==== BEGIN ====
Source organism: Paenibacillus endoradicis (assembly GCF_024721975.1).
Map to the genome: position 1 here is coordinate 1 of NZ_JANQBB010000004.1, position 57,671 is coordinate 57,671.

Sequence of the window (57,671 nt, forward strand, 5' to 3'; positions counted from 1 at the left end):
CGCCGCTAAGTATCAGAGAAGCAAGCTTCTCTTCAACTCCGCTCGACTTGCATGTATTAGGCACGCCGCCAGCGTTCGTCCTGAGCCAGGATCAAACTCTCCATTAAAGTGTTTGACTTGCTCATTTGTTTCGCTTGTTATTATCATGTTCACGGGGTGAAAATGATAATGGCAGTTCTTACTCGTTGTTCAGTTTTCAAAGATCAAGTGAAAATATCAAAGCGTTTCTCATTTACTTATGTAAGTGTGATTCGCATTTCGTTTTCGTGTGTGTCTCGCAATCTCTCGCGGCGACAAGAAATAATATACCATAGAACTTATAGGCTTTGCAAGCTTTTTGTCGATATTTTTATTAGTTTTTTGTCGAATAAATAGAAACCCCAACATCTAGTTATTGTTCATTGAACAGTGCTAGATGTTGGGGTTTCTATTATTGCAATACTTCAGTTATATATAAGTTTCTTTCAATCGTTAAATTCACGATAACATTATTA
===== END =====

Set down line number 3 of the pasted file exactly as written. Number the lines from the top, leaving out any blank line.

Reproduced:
Sequence of the window (57,671 nt, forward strand, 5' to 3'; positions counted from 1 at the left end):